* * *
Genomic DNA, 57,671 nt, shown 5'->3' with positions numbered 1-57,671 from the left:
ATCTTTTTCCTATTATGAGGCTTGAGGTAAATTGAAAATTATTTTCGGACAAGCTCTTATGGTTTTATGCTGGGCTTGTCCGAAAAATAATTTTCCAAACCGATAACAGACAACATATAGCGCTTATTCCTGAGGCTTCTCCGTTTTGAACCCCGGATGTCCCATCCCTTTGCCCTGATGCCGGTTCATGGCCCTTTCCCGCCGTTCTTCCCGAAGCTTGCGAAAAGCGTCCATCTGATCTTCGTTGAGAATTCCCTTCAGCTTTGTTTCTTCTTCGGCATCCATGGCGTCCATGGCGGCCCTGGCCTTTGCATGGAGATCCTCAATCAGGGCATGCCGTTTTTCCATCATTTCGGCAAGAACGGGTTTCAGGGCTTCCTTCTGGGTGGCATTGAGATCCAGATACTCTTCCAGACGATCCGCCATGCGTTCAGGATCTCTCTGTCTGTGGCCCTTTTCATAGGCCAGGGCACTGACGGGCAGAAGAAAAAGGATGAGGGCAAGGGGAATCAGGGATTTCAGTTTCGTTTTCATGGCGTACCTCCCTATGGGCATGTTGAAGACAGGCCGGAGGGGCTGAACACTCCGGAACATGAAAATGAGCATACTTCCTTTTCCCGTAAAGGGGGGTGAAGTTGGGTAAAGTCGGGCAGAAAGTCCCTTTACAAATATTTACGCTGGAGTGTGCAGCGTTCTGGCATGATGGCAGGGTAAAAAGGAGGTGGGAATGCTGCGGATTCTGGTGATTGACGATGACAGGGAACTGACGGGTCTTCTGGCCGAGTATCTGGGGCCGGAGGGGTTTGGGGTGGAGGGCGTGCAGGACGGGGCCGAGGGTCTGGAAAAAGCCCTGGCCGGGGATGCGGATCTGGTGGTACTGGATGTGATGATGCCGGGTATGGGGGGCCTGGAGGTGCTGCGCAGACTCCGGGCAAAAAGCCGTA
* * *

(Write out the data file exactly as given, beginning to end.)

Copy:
Genomic DNA, 57,671 nt, shown 5'->3' with positions numbered 1-57,671 from the left:
ATCTTTTTCCTATTATGAGGCTTGAGGTAAATTGAAAATTATTTTCGGACAAGCTCTTATGGTTTTATGCTGGGCTTGTCCGAAAAATAATTTTCCAAACCGATAACAGACAACATATAGCGCTTATTCCTGAGGCTTCTCCGTTTTGAACCCCGGATGTCCCATCCCTTTGCCCTGATGCCGGTTCATGGCCCTTTCCCGCCGTTCTTCCCGAAGCTTGCGAAAAGCGTCCATCTGATCTTCGTTGAGAATTCCCTTCAGCTTTGTTTCTTCTTCGGCATCCATGGCGTCCATGGCGGCCCTGGCCTTTGCATGGAGATCCTCAATCAGGGCATGCCGTTTTTCCATCATTTCGGCAAGAACGGGTTTCAGGGCTTCCTTCTGGGTGGCATTGAGATCCAGATACTCTTCCAGACGATCCGCCATGCGTTCAGGATCTCTCTGTCTGTGGCCCTTTTCATAGGCCAGGGCACTGACGGGCAGAAGAAAAAGGATGAGGGCAAGGGGAATCAGGGATTTCAGTTTCGTTTTCATGGCGTACCTCCCTATGGGCATGTTGAAGACAGGCCGGAGGGGCTGAACACTCCGGAACATGAAAATGAGCATACTTCCTTTTCCCGTAAAGGGGGGTGAAGTTGGGTAAAGTCGGGCAGAAAGTCCCTTTACAAATATTTACGCTGGAGTGTGCAGCGTTCTGGCATGATGGCAGGGTAAAAAGGAGGTGGGAATGCTGCGGATTCTGGTGATTGACGATGACAGGGAACTGACGGGTCTTCTGGCCGAGTATCTGGGGCCGGAGGGGTTTGGGGTGGAGGGCGTGCAGGACGGGGCCGAGGGTCTGGAAAAAGCCCTGGCCGGGGATGCGGATCTGGTGGTACTGGATGTGATGATGCCGGGTATGGGGGGCCTGGAGGTGCTGCGCAGACTCCGGGCAAAAAGCCGTA